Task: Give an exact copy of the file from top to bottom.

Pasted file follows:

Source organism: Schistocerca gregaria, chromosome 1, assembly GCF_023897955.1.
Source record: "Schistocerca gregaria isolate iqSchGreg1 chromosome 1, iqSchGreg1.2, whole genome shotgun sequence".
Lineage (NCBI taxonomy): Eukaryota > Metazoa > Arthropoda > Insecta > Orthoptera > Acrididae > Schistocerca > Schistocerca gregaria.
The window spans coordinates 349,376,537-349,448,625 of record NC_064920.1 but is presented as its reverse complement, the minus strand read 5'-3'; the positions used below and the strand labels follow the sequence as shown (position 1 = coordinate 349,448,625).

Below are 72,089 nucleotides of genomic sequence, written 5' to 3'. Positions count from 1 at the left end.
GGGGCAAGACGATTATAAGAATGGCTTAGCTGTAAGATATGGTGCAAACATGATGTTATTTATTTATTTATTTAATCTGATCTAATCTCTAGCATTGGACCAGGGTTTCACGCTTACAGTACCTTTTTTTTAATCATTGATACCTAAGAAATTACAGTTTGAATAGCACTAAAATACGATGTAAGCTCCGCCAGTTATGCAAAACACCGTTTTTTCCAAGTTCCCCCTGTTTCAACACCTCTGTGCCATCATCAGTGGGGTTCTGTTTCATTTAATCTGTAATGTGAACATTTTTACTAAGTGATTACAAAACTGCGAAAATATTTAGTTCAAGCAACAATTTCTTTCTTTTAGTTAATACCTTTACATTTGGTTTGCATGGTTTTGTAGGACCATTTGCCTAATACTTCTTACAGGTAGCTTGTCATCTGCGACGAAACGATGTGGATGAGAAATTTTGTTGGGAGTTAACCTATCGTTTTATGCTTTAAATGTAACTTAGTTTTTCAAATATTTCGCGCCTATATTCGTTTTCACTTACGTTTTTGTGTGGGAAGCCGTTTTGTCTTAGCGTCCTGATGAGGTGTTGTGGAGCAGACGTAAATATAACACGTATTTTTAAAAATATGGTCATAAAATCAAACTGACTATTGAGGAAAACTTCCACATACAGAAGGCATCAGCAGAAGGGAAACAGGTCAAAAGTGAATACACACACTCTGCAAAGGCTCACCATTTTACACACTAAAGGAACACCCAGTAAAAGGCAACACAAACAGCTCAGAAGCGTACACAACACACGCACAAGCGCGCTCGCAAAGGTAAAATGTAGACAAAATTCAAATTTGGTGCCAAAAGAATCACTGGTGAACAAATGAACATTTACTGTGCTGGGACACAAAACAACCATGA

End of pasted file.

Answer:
Source organism: Schistocerca gregaria, chromosome 1, assembly GCF_023897955.1.
Source record: "Schistocerca gregaria isolate iqSchGreg1 chromosome 1, iqSchGreg1.2, whole genome shotgun sequence".
Lineage (NCBI taxonomy): Eukaryota > Metazoa > Arthropoda > Insecta > Orthoptera > Acrididae > Schistocerca > Schistocerca gregaria.
The window spans coordinates 349,376,537-349,448,625 of record NC_064920.1 but is presented as its reverse complement, the minus strand read 5'-3'; the positions used below and the strand labels follow the sequence as shown (position 1 = coordinate 349,448,625).

Below are 72,089 nucleotides of genomic sequence, written 5' to 3'. Positions count from 1 at the left end.
GGGGCAAGACGATTATAAGAATGGCTTAGCTGTAAGATATGGTGCAAACATGATGTTATTTATTTATTTATTTAATCTGATCTAATCTCTAGCATTGGACCAGGGTTTCACGCTTACAGTACCTTTTTTTTAATCATTGATACCTAAGAAATTACAGTTTGAATAGCACTAAAATACGATGTAAGCTCCGCCAGTTATGCAAAACACCGTTTTTTCCAAGTTCCCCCTGTTTCAACACCTCTGTGCCATCATCAGTGGGGTTCTGTTTCATTTAATCTGTAATGTGAACATTTTTACTAAGTGATTACAAAACTGCGAAAATATTTAGTTCAAGCAACAATTTCTTTCTTTTAGTTAATACCTTTACATTTGGTTTGCATGGTTTTGTAGGACCATTTGCCTAATACTTCTTACAGGTAGCTTGTCATCTGCGACGAAACGATGTGGATGAGAAATTTTGTTGGGAGTTAACCTATCGTTTTATGCTTTAAATGTAACTTAGTTTTTCAAATATTTCGCGCCTATATTCGTTTTCACTTACGTTTTTGTGTGGGAAGCCGTTTTGTCTTAGCGTCCTGATGAGGTGTTGTGGAGCAGACGTAAATATAACACGTATTTTTAAAAATATGGTCATAAAATCAAACTGACTATTGAGGAAAACTTCCACATACAGAAGGCATCAGCAGAAGGGAAACAGGTCAAAAGTGAATACACACACTCTGCAAAGGCTCACCATTTTACACACTAAAGGAACACCCAGTAAAAGGCAACACAAACAGCTCAGAAGCGTACACAACACACGCACAAGCGCGCTCGCAAAGGTAAAATGTAGACAAAATTCAAATTTGGTGCCAAAAGAATCACTGGTGAACAAATGAACATTTACTGTGCTGGGACACAAAACAACCATGA